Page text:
Emily Bell: What inspired you to pursue cooking professionally?
Randy Evans: I went to university in Waco. I thought wanted to be a doctor. I was good at math and sciences. I didn't want to do what my dad did—working the engines and machines for the oil business. Five semesters in, I found I was cooking for my roommates a lot. My mom cooked all the time when I was young; dinner was on the table at 5pm. Eating fancy for us was fried oysters, braised meats, rice, and potatoes. When my dad opened his own company, my mom worked with him and we went out to eat a lot. We celebrated eating.
So when I was at Baylor [University], I started watching “Great Chefs of the World,” and the next thing you know I said to myself, “maybe I want to do something different.” So over spring break I went to the Art Institute of Houston. That Sunday I cooked for my parents, asked them what they thought, but it didn't go over as well as I thought it would! My dad said if I wanted to be a manual laborer, I could go work for him. “You gonna be a cook?” “No,” I told him. “I want to be a chef.”
EB: How did your career develop after that?
RE: I met Chris Shepherd and started working at Macaroni Grill to make some money. Their chef was from the CIA and worked with Tony Vallone. He said, “Do whatever you want to do,” and after a year I'd done every station. I also did a lot of baking there, and I do it here. Then a friend of mine told me Brennan's of Houston was looking for a cook. They had a mass exodus. So I started making salads and things. Commander's is a family. I worked my way through the restaurant and [became] sous chef in 2000.
EB: Where there any other influences in your career?
RE: I went to Singapore to travel and it was eye opening. [I visited] a small city with all these different ethnicities who kept themselves separate; there’s no intermingling. I still don't know enough about Asian cuisine. The only way to learn is to travel.
EB: Do you recommend culinary school to aspiring cooks? Do you hire chefs with or without a culinary background?
RE: When I was at Brennan's I'd have high school kids work for me before they went to culinary school. My instructors were great. Chris [Shepherd] and I taught for one semester; at the time, we were both still sous chefs at Brennan’s. We worked there and taught a class about professionalism, [about how to] get some speed and some rhythm—from the heart and not from the text book. We showed students how to make a dish and then take notes, to be like the real world. Chef Michael Holderfield at the AIH [Art Institute of Houston] is the head of the Chef's Club. They do the best in terms of culinary education. My niece is going now. I attended the Art Institute of Houston. In Houston it's the school, but we also have some junior colleges. I find that the CIA has the best interns.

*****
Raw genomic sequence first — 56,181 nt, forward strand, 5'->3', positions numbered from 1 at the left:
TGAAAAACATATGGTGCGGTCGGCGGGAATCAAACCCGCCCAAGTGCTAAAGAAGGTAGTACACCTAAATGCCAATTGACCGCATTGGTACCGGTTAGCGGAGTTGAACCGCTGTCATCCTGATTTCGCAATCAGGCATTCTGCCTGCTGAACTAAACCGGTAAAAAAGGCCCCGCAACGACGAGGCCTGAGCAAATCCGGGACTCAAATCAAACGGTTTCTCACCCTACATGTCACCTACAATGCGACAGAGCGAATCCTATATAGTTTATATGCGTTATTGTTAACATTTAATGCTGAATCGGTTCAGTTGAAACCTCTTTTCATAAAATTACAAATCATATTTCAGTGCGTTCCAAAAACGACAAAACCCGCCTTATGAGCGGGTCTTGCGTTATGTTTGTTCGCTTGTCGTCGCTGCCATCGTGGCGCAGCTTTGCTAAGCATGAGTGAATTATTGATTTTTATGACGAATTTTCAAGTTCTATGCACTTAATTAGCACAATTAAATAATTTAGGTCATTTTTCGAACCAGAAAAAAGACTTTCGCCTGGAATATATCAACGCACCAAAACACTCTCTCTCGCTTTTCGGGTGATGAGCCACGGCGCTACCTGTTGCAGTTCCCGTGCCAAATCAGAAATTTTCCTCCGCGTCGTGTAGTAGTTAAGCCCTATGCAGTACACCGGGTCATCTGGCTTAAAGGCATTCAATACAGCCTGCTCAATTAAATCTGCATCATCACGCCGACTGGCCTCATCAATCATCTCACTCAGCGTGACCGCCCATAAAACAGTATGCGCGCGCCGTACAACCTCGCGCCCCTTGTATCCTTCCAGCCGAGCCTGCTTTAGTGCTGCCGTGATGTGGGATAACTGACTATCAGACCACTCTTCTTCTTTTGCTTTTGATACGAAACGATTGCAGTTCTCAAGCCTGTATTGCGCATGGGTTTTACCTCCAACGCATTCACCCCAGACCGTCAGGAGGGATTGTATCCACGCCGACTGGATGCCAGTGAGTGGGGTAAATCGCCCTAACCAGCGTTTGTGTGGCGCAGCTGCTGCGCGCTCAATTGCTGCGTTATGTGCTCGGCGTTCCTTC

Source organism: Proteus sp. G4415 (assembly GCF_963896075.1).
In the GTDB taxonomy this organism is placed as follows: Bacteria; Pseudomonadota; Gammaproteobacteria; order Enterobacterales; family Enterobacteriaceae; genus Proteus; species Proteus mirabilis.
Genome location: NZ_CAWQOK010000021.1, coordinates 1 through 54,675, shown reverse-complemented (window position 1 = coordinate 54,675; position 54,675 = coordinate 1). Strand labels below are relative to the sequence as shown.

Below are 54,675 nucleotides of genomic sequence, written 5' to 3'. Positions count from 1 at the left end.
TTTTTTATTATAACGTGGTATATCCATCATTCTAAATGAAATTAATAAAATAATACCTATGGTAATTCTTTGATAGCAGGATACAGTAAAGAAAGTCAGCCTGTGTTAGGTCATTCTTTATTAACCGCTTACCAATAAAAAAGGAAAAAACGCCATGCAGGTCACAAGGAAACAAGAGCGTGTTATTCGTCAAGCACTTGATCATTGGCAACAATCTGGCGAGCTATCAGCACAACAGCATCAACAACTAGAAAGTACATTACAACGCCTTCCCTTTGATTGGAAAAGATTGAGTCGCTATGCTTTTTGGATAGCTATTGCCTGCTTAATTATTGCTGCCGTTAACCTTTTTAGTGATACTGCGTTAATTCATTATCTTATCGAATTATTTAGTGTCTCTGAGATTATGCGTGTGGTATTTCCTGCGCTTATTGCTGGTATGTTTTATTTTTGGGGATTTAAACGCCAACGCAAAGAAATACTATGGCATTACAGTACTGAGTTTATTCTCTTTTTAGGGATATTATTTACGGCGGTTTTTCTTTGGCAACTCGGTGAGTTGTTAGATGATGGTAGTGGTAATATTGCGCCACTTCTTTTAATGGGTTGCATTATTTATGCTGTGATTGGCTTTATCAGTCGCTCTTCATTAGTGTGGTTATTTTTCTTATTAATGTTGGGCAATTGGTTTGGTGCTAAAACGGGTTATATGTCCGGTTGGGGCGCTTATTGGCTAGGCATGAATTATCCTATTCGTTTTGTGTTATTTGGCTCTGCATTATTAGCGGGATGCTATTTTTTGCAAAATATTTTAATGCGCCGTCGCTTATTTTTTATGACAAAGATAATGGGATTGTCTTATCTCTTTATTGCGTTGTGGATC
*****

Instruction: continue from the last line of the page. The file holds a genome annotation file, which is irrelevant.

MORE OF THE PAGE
EB: How are you involved in your local culinary community?
RE: Monica Pope, Michael Kramer, and I went to Washington [for the Chefs to Schools event]. We sat in the second row. We serve 3,000 kids a month through after school programs; this our fifth year. And we teach a class once a month, called http://www.recipe4success.org/ "target="_blank">Recipe for Success. Yesterday we made sweet potato biscuits with the [students]. Dr. Oz, who started the program, comes down here.
The very first year I didn't know if the kids would get it. But they'll try everything; they respond to it. We go through a whole lecture about the tongue and the palate.
Food Waste Texas is an offshoot of the Food Waste Alliance. Bryan Caswell, Chris Shepherd, myself, and Katz's Coffee got together with other chefs and writers and academics to promote, preserve, and protect Texas food culture.
EB: What steps are you taking to become a sustainable restaurant?
RE: We source from local farmers and ranchers, as well as use products from our own garden. We reuse, renew, and recycle—and this year we've recycled over 20 tons—and compost through our farmers. We also have an air conditioning system with a passive air removal system to get rid of the heat.
EB: What is your philosophy on food and dining?
RE: The whole concept of what we do here at the restaurant is modern Texan, or new Texan cuisine. We look at those regions that have influenced the city, the immigrant population, like looking at the heritage of the Germans, Czechs, and Poles and the charcuterie work they brought with them, things like that. It’s classic, Texan dishes that have been known for years, and immigrant influence; we make that new and different and exciting.
I love to look at old recipes, from old spiral bound books that are turning brown. Alex would also talk about the concept of memories, where you were when you were making the dish. It pops up the time and the place. We do wild boar chili and shrimp corn dogs with lemonade from the country fair and the rodeo; that says a lot about what we do.
EB: What goes into creating a dish?
RE: I usually start with the ingredient first, not a dish in mind but the ingredient. Whatever just came out of the garden, whatever it may be. In the middle of the afternoon on Valentine’s Day, I got fresh strawberries. We start with product and move on from there. It’s always about the freshness, the ingredients we have available; from there I go about thinking about my food history as a child, things that got me excited growing up, [things that] get me excited now.
EB: What trends do you see emerging?
RE: Houston is very liberal, really because it’s a port city. Louisiana has become a bigger influence since Katrina. These guys from Louisiana were talking to me at a bar, and when they found out I was Brennan's, we had a talk about family. We have the Cajun influence more than the Creole. We do have a Louisiana influence. Since I've been in Houston, the diners have completely changed. They were very stuck in their ways.
EB: What challenges have you faced in the restaurant?